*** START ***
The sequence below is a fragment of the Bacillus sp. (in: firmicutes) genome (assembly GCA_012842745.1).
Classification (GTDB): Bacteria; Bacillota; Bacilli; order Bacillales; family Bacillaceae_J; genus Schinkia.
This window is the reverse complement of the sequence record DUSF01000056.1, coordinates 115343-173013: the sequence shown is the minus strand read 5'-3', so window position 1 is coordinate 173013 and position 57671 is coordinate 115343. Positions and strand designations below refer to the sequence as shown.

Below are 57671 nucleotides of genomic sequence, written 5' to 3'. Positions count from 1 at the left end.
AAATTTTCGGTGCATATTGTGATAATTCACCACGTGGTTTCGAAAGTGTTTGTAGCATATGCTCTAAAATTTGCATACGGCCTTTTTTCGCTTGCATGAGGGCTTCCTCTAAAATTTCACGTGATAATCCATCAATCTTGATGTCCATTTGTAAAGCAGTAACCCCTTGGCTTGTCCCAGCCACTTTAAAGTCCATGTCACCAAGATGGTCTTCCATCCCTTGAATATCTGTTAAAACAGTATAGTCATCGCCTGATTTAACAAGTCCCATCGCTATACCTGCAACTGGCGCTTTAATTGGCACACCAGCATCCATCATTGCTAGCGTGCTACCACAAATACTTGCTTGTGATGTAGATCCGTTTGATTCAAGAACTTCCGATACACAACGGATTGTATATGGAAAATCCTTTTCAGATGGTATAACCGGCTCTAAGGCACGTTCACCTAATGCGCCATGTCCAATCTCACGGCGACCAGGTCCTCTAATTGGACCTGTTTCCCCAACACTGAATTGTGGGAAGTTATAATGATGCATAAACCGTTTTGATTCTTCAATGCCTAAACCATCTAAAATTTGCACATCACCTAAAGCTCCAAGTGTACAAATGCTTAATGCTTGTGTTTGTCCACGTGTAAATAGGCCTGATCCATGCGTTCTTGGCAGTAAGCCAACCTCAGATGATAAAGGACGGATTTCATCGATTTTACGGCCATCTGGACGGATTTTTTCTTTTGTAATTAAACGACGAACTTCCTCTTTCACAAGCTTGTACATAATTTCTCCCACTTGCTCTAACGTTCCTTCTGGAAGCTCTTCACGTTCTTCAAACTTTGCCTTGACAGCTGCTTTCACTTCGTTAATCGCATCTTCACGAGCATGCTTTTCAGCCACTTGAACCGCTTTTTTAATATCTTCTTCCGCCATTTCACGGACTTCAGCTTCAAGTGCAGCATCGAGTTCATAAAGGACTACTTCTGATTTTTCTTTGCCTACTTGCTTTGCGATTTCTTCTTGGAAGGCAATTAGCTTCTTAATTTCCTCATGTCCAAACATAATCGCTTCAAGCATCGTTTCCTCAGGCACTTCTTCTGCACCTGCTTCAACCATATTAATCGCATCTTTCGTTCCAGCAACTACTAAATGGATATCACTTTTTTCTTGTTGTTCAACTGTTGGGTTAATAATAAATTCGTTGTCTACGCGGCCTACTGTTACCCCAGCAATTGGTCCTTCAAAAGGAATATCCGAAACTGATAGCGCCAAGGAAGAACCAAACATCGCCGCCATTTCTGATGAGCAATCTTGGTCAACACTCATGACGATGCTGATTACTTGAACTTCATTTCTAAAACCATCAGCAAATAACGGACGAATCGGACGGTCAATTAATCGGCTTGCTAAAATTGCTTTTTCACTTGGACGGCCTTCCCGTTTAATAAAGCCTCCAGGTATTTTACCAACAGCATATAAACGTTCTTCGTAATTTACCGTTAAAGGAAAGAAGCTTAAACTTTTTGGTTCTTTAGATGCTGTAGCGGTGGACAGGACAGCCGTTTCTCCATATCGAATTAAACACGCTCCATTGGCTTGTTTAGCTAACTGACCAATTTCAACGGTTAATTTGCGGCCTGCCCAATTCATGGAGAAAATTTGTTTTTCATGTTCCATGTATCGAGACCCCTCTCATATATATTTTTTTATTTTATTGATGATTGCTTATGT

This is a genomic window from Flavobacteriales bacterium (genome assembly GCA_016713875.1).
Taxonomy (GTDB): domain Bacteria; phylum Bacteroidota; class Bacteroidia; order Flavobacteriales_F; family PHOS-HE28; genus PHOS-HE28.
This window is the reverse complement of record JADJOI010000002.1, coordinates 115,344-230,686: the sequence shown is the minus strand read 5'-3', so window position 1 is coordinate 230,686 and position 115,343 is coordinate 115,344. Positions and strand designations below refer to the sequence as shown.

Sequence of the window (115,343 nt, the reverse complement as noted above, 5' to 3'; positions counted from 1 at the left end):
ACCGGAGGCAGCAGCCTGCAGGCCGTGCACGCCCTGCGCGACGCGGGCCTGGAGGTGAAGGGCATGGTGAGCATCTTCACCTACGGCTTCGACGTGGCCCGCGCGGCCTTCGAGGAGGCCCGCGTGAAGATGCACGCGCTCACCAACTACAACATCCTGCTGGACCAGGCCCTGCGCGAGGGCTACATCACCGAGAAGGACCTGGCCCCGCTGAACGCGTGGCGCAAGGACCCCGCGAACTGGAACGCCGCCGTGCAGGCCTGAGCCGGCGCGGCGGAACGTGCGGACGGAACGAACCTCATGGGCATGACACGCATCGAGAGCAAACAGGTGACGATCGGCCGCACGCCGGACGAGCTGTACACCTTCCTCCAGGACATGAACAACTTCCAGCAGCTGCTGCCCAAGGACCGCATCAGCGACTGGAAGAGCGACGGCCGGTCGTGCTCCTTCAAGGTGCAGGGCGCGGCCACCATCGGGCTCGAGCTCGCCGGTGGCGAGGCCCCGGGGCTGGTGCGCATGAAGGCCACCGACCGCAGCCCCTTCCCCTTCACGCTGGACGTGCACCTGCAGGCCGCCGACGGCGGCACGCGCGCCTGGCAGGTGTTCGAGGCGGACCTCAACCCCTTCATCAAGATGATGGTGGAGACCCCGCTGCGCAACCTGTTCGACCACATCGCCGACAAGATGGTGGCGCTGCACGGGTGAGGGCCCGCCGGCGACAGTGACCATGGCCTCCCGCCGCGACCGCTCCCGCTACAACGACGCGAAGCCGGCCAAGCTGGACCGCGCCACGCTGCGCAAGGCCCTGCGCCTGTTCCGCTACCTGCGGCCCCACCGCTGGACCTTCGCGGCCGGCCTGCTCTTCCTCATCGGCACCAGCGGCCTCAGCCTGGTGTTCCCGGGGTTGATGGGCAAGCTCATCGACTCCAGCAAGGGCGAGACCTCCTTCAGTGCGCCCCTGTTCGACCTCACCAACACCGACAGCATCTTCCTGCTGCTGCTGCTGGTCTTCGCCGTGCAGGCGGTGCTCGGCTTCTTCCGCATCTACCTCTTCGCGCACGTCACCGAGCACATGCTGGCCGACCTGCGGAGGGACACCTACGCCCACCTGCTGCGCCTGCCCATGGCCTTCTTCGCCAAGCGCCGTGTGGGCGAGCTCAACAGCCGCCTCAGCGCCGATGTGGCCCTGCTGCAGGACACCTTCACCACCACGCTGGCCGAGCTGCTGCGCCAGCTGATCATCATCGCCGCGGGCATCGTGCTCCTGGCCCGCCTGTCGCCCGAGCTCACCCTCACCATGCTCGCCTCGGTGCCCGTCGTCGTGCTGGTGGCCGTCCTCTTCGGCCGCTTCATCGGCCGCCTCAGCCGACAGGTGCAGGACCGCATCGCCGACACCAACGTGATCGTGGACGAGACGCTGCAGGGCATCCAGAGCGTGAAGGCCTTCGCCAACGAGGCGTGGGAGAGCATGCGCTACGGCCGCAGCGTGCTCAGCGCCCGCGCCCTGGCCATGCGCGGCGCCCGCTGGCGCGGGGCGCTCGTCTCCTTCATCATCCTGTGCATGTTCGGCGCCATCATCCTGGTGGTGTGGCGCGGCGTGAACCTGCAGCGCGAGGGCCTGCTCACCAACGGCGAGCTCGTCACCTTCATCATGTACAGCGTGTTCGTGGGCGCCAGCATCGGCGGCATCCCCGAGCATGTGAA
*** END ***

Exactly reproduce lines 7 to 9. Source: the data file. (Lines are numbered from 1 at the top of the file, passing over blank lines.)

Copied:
Taxonomy (GTDB): domain Bacteria; phylum Bacteroidota; class Bacteroidia; order Flavobacteriales_F; family PHOS-HE28; genus PHOS-HE28.
This window is the reverse complement of record JADJOI010000002.1, coordinates 115,344-230,686: the sequence shown is the minus strand read 5'-3', so window position 1 is coordinate 230,686 and position 115,343 is coordinate 115,344. Positions and strand designations below refer to the sequence as shown.

Sequence of the window (115,343 nt, the reverse complement as noted above, 5' to 3'; positions counted from 1 at the left end):